Forget whether Rep. Chris Collins did anything legally or institutionally wrong regarding his relationship with Innate Immunotherapeutics. That’s not the point – at least, not yet – and, as his spokesman said, there can be perfectly legal explanations for his role in helping moneyed Western New Yorkers to capitalize on the company’s growth.
Certainly, there are important questions that need to be answered, but we already know this much: Collins used his congressional office to push for legislation that down the road could put money in his pocket. He is splashing in the swamp that his candidate, Donald J. Trump, promised to drain.
Collins is a board member of Innate Immunotherapeutics, and its largest stockholder. The 21st Century Cures Act, which he pushed, stands to greatly benefit that company if it wants to bring one of its products to America.
Thus, you don’t even have to get to questions regarding the Clarence Republican’s recent purchase of additional company stock and its subsequent explosion in value. You don’t have to look behind his boast about creating millionaires in Buffalo. You don’t even have to examine the nature of his influence on Rep. Tom Price, R-Ga., who also bought the stock at a reduced price not available to the public and who is President Trump’s nominee for Health and Human Services secretary.
Any of those questions could have acceptable explanations. Regardless, it is plain that Collins conducted himself in a way that created at least the appearance, if not the fact, of a classic conflict of interest.
Innate Immunotherapeutics, headquartered in Australia, is a drug manufacturer working on an experimental treatment for secondary progressive multiple sclerosis. Collins bought stock in the company before he was elected to public office and has continued to buy. With 17.12 percent of its shares, he is the company’s top stockholder. His children rank among the top five investors and his chief of staff is its 19th largest shareholder.
So far, so good. It gets stickier, though, with Collins’ actions as a congressman. He played a role in passage last year of the 21st Century Cures Act, and was responsible for the part of the bill that would speed the clinical trials needed for approval in this country. It would apply to many drugs, including those of Innate. With that, he jumped into the swamp.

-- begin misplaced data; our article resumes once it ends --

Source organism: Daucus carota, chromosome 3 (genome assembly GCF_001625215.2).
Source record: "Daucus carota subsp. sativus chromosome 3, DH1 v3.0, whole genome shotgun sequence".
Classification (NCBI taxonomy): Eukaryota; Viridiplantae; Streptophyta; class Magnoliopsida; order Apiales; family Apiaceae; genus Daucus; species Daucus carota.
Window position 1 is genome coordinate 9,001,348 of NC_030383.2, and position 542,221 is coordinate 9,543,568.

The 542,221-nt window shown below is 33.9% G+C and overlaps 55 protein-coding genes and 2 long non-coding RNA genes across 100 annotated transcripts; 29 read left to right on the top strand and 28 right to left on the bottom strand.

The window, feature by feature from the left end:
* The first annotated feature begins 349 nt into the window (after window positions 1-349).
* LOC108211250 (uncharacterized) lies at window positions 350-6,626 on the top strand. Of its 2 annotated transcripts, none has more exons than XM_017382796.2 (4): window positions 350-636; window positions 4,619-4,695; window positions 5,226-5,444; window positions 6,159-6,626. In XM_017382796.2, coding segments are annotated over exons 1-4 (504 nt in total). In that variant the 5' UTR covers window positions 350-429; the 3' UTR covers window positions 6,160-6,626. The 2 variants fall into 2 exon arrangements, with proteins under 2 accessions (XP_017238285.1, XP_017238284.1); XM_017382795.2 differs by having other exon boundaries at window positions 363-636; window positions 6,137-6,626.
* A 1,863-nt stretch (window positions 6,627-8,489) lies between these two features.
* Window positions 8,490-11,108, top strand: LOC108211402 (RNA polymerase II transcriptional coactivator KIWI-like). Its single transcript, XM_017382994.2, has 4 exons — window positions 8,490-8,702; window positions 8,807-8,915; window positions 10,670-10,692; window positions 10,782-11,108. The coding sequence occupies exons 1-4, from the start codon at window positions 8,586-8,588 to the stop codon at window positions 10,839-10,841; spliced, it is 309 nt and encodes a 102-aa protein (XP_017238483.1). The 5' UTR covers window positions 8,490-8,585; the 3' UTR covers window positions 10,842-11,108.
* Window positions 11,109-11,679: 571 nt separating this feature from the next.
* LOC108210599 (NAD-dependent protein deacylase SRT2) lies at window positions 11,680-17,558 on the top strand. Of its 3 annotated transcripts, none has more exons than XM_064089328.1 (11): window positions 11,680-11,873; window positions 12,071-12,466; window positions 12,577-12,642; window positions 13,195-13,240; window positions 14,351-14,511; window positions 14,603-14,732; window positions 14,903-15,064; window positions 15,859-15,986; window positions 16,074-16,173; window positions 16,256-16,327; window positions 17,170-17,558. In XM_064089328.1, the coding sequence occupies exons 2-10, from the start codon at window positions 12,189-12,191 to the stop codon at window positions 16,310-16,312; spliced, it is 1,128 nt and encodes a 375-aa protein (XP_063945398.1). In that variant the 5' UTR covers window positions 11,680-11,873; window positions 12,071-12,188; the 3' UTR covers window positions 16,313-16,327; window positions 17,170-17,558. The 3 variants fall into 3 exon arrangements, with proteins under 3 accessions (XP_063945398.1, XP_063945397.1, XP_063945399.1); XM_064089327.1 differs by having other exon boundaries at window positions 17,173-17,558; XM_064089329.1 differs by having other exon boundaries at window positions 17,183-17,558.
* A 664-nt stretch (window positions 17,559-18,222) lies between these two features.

Avoiding such conflicts is Government 101 and it’s disturbing that Collins either didn’t understand that or didn’t care about it. But it’s indisputable. Any pharmaceutical company that wants to succeed needs the American marketplace, and the doorway to that gold mine is found at the Food and Drug Administration. With Collins pushing, the door opened wider for his company.
The law was passed to broad acclaim. Supporters included hospitals, universities, the American Cancer Society Action Network, the National Institutes of Health and a bipartisan array of politicians, including former Vice President Joe Biden. There is every reason to believe it was valuable legislation.
But it corrupts the process when its direct advocates include elected officials whose bank accounts stand to benefit. Collins should either have stayed out of the process or, better still, have applied his passion and expertise after having sold those stocks. Then he’s an expert acting on behalf of the country and not, as it appears, himself.
It might not have been an ideal solution from Collins’ perspective, but the fact is that in some lines of work, you agree to forfeit opportunities that might otherwise appear. It’s the price of entry for high elective office. Collins jumped the turnstile.
There will be more questions about this deal, with government leaders requesting investigations both of Collins and Price. Judging by his spokesman’s comments, Collins is angry about such questions and may not even understand why they are normal and important. Whether he understands or not, he has only himself to blame.